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Interrogative Pronouns–Pronouns that Ask Questions

Interrogative pronouns are pronouns that ask questions. A pronoun takes the place of a noun. An interrogative pronoun takes the place of the unknown information the question asks about. There are 5 interrogative pronouns: who, whom, what, which, and whose. In this posting I talk about how to use these pronouns to ask questions. I give you many example sentences. The download at the end will give you additional practice using interrogative pronouns.

What are interrogative pronouns?

Interrogative pronouns are used in a sentence to take the place of the unknown information the sentence asks about. Here are the 5 interrogative pronouns and what they refer to.

  1. who–refers to a person or people
  2. whom–refers to a person or people
  3. what–refers to a thing or things
  4. which–refers to people or things. This word can refer to something singular or plural.
  5. whose–refers to a person

The interrogative pronouns who and whom

The interrogative pronoun who can function as the subject of a sentence. The formula we us is who + verb.

Who took my car? I don’t know. Maybe it’s been stolen. 

Who told you a lie?  My sister did. 

Who can also function as an object. The formula we use is who+ do/does/did + subject + base form of the verb

Who did you invite to dinner?   (You is the subject, did invite is the verb, and who is the direct object.)  My co-worker and her husband.

The interrogative pronoun whom is always an object. We use the formula whom + do/does/ did + subject + base form of the verb

Whom did you see at the mall?  (You is the subject, did see is the verb, and whom is the direct object.)  My next door neighbors.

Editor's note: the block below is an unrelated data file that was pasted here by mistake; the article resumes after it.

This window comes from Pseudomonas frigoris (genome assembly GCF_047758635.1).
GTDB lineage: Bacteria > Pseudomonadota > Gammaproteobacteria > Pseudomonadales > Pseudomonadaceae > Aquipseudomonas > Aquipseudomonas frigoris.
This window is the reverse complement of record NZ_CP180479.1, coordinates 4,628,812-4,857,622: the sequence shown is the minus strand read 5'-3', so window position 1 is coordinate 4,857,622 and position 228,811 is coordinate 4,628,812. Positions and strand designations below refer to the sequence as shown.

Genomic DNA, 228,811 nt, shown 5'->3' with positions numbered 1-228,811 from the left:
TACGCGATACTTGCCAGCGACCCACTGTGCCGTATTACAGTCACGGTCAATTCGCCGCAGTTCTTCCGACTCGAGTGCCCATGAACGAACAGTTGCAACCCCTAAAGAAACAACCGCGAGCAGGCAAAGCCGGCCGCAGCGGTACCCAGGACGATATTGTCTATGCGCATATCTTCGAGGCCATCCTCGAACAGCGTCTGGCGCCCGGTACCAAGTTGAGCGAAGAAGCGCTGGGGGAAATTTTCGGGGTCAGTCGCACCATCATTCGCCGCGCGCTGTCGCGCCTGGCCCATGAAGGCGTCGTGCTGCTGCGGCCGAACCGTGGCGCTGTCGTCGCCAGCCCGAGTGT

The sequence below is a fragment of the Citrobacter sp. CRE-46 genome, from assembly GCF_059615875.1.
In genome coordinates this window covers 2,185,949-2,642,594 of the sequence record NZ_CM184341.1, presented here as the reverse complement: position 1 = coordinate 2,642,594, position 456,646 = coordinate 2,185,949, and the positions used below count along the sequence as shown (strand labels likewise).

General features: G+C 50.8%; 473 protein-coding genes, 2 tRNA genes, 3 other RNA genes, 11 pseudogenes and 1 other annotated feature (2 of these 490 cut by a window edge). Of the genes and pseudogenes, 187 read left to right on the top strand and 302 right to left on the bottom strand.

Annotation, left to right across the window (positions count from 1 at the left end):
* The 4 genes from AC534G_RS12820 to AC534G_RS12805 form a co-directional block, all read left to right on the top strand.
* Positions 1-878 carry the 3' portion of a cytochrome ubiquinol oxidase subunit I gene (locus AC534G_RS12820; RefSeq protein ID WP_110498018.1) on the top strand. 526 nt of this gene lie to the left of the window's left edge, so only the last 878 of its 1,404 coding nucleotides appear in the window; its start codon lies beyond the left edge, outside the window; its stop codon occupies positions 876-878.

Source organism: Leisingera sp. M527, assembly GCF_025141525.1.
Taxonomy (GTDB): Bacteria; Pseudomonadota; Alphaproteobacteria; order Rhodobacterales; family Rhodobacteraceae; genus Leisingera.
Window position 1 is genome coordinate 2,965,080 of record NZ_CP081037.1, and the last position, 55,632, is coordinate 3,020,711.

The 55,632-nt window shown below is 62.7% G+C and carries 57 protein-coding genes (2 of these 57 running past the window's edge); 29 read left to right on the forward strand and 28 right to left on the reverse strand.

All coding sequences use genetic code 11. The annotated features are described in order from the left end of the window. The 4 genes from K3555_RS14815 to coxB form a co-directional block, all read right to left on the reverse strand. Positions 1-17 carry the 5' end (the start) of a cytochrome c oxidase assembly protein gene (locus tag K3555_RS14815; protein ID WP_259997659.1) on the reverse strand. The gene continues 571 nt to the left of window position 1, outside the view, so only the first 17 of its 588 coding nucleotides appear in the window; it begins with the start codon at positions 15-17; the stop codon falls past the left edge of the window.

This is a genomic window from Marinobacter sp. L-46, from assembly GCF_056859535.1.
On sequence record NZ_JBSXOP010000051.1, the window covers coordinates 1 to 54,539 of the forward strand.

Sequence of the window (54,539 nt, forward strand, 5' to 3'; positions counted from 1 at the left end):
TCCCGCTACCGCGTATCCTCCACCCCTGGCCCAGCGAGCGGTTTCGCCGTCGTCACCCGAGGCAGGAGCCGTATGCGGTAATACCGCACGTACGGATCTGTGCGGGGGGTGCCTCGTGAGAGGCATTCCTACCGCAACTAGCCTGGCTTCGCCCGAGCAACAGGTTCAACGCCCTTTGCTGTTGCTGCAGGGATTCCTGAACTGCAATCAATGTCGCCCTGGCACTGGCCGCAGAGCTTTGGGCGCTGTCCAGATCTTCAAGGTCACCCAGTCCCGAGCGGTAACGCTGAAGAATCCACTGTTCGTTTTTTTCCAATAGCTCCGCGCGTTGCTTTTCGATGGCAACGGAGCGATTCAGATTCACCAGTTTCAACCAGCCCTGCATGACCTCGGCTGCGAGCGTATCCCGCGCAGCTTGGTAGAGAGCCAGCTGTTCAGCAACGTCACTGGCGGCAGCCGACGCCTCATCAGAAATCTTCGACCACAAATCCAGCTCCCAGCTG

The word whom is considered very formal English. Native speaker do no use it often, especially in conversation. Many native speakers of English do not know the difference between who and whom! Remember, who can be a subject or an object, but whom is always an object. We can say either,”Who did you talk to?” or “Whom did you talk to?” However, we must say “Who called you?” We can’t say “Whom called you?”

The interrogative pronoun what

The interrogative pronoun what is a word we use for a thing or things. It can be the subject of a sentence. here is the formula we use: what + verb.

What happened?  I got into an accident. 

Sometimes what can function as an object. When that happens we use the following formula: what + do/does/did + subject + base form of the verb

What does he want?  I think he just wants a cup of coffee. 

The word what can also function as an adjective when asking a question.

What math class did you sign up for next semester?  I’m going to take calculus. 

The interrogative pronoun which

The interrogative pronoun which is similar to what. However, it can refer to both things and people, and it can be either singular or plural. Which always involves a choice between two or more alternatives. Which may be the subject of a sentence. Use this formula: which + verb.

Which is you sister, the blonde or the brunette?  The blonde. The brunette is my cousin. 

Which is your favorite, football, tennis, or basketball?  It’s football for me! 

Which can also be an object. Use this formula when which is an object: which + do/does/did + subject + base form of the verb.

Which did he choose, coffee or tea?  He chose tea.